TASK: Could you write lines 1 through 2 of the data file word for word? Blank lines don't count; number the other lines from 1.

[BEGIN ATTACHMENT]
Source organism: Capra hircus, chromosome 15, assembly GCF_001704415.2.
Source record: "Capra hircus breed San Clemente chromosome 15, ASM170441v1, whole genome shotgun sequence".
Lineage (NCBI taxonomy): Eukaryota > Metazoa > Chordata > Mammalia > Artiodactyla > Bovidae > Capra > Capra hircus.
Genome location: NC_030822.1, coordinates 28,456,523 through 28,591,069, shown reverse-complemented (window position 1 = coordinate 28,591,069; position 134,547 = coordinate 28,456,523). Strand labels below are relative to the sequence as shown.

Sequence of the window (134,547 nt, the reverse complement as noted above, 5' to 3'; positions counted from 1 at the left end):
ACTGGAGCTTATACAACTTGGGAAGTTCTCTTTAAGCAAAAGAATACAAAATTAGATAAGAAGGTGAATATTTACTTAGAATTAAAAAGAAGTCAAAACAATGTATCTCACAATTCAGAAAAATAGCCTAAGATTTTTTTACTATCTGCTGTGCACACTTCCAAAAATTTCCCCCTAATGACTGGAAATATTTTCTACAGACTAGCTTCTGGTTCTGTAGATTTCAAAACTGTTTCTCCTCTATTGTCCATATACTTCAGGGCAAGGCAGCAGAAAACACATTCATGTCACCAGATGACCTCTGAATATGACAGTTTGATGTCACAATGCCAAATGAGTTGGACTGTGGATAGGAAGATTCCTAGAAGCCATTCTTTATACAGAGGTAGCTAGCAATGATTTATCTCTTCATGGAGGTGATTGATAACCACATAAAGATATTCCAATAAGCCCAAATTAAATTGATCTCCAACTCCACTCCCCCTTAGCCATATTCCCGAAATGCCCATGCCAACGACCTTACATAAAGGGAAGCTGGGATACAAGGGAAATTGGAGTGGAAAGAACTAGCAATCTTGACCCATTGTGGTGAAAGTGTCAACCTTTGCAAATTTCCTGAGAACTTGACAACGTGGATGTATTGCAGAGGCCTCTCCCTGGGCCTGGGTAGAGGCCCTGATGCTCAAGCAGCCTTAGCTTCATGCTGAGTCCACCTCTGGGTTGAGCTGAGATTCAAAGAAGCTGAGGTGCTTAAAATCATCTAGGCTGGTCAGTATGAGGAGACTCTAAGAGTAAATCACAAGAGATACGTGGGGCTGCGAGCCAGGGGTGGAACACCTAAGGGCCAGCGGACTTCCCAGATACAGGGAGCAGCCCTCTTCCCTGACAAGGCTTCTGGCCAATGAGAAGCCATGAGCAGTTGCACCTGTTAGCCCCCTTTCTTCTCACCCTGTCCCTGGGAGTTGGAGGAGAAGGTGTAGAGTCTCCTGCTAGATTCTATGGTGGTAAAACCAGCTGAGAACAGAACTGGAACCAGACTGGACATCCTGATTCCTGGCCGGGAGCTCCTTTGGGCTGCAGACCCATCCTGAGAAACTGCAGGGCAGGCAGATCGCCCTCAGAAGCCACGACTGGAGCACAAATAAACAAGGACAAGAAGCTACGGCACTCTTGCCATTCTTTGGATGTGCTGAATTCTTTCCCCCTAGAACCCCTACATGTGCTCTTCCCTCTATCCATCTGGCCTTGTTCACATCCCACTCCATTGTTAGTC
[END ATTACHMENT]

Source organism: Capra hircus, chromosome 15, assembly GCF_001704415.2.
Source record: "Capra hircus breed San Clemente chromosome 15, ASM170441v1, whole genome shotgun sequence".